Emery's third album has been anticipated by fans and critics since their
mind-blowing sophomore album, The Question, graced our ears. With that release, the bar was set pretty high, and
expectations for I'm Only a Man have been great. As they began to promote the new CD with new songs on their myspace,
fans sent mixed messages: "this rocks!" and "what happened?"
At first listen, I was agreeing with the latter. I simply believe that Emery set the bar up high very early on with only
their second release. With that, people thought they had a lot up their sleeves and could deliver projects like The Question
over and over again. The harmonies, the metaphoric lyrics, the instruments, and the mixed vocals: consisting of angelic
harmonies and heart-wrenching screams; it was beautifully put together. I thought with this third release, these elements
existed, just not in the order they had previously, which threw me off because I still listen to The Question quite
often. Such a different feel just wasn't expected. However, the more listens given to I'm Only a Man, the more
treasures are found, along with the consistency and the emotion felt when listening to The Question. So, if at first
you don't find it so tasteful, a few more listens are likely to change your mind.
The disc opens up with the two songs that were first released on myspace for the public: "Rock-N-Rule" and "The Party Song."
The opening track is well placed as it sets the motion going for the rest of the record. "The Party Song" slightly differs
from the demo version that was online, however the changes are spot-on and make the song's quality multiply from what it already was.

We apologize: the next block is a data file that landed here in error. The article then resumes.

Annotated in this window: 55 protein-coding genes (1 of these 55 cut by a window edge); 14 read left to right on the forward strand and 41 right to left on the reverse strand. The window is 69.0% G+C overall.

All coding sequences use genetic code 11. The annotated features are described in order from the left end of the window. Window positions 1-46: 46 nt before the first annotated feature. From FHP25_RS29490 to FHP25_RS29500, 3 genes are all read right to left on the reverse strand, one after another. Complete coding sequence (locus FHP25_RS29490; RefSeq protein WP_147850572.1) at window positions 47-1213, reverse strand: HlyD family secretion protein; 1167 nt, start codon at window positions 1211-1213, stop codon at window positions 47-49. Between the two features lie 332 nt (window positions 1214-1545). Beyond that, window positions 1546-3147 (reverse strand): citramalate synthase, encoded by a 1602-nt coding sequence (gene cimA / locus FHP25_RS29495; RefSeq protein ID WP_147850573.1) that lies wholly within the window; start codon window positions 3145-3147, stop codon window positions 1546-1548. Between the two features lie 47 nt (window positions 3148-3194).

Also, the subject matter of this song is ideal as many of us can relate to friends using drugs and alcohol as remedies,
and the trials we face in the convincing of others that those decisions are wrong and destructive to them and their futures.
From there, the I'm Only a Man goes into a few songs that are sure to become fan favorites. "Worlds Away" is an
upbeat tune about "the feeling I get when I want to return everything that's in my life." "The Story About a Man With
a Bad Heart" is a roller-coaster ride in both vocal and lyrical content, and definitely one of the more emotional songs on the
record. "What Makes a Man a Man" is a beautiful softer song that includes amazing instrumental performances accompanied with
harmonizing vocals that are oh so pleasing to the ears. The only song that feels out of place on the record is "Don't Bore Us,
Get To The Chorus" which starts off with chants of "Never gonna go away…" which abruptly changes into soft vocals,
then into quick guitars and drums, and finally into electronic vocals and keys. This pattern repeats throughout the song and
proves to be very sporadic and unpredictable. The album closes with an eleven minute song, "From Crib to Coffin," whose tempo
starts off slow and sad but goes into a faster pace with emotional screams. It is an ideal ending that wraps everything up and
leaves the listener satisfied.
The biggest theme found in I'm Only a Man can even be identified in the title: the imperfections of humans,
mistakes, and sin. Many of the songs revolve around mistakes and the regret that follows them; the moments which we look back
and say "if I had only known then what I know now…" The lyrics are not very spiritual, most of them dealing with relationships
with women, and/or man versus himself situations. The statement "I'm only a man," or statements extremely similar, are found
throughout the record normally in the context of "I looked at what I had done, and I realized I'm only a man"- the realization
that we are not God; we are not perfect. We will mess up in life, but our faults enable us to learn and gain triumphs. We
shouldn't use our humanity as an excuse to sin, but to use it a tool to learn from.
Overall, this album delivers the essentials that Emery fans tend to look for: lyrical depth, beautiful instrumentals,
and touching vocals. Some may be a bit skeptical at first, as it does seem a tad different from the preceding albums. Do not be
hesitant about buying the record, however- its treasures are there, and the more you listen to I'm Only a Man, the more you fall in love
with it. This album, without a doubt, continues to prove Emery's talent as individual musicians and collectively as a band.
- Review date: 9/30/07, written by Lindsay Wiseman